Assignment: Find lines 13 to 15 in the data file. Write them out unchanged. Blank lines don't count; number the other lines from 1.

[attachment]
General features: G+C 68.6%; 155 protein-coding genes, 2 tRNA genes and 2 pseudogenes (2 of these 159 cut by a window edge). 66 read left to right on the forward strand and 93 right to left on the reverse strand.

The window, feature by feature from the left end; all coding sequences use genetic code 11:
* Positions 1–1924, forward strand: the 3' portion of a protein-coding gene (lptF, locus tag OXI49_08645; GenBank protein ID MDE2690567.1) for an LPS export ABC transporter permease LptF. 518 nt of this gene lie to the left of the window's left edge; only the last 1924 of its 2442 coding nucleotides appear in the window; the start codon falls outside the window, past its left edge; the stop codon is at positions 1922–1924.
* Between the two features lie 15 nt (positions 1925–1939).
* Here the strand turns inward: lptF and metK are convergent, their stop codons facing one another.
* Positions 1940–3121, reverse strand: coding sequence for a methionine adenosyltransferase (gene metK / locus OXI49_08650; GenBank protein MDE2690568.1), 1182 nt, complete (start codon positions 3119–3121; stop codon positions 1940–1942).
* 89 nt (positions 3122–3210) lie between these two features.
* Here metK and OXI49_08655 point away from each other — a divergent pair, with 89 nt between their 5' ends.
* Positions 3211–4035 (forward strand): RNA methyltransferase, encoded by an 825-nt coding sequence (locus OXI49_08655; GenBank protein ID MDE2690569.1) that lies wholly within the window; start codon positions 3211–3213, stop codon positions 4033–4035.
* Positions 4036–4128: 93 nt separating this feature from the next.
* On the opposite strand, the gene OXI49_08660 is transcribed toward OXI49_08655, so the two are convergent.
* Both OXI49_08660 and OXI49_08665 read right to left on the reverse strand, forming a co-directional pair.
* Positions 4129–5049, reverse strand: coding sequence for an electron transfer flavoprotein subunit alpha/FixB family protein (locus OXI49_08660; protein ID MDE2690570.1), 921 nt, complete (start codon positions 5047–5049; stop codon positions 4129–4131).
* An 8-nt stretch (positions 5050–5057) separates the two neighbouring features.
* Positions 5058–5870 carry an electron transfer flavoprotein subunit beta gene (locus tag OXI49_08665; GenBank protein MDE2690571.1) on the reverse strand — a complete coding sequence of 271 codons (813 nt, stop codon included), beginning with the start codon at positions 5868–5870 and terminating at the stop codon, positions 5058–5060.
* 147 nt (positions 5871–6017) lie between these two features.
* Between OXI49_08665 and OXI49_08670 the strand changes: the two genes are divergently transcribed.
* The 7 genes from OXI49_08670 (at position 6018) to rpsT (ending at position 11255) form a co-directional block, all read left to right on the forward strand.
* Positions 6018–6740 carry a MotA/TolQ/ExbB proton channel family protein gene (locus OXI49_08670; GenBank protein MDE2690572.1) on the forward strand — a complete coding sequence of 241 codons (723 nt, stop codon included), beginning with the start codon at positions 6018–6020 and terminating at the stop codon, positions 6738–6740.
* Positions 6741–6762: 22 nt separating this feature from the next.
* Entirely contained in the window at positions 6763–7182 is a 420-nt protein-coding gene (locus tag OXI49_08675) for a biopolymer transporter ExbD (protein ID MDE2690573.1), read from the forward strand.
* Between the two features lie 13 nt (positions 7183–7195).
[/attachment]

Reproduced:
* Positions 4129–5049, reverse strand: coding sequence for an electron transfer flavoprotein subunit alpha/FixB family protein (locus OXI49_08660; protein ID MDE2690570.1), 921 nt, complete (start codon positions 5047–5049; stop codon positions 4129–4131).
* An 8-nt stretch (positions 5050–5057) separates the two neighbouring features.
* Positions 5058–5870 carry an electron transfer flavoprotein subunit beta gene (locus tag OXI49_08665; GenBank protein MDE2690571.1) on the reverse strand — a complete coding sequence of 271 codons (813 nt, stop codon included), beginning with the start codon at positions 5868–5870 and terminating at the stop codon, positions 5058–5060.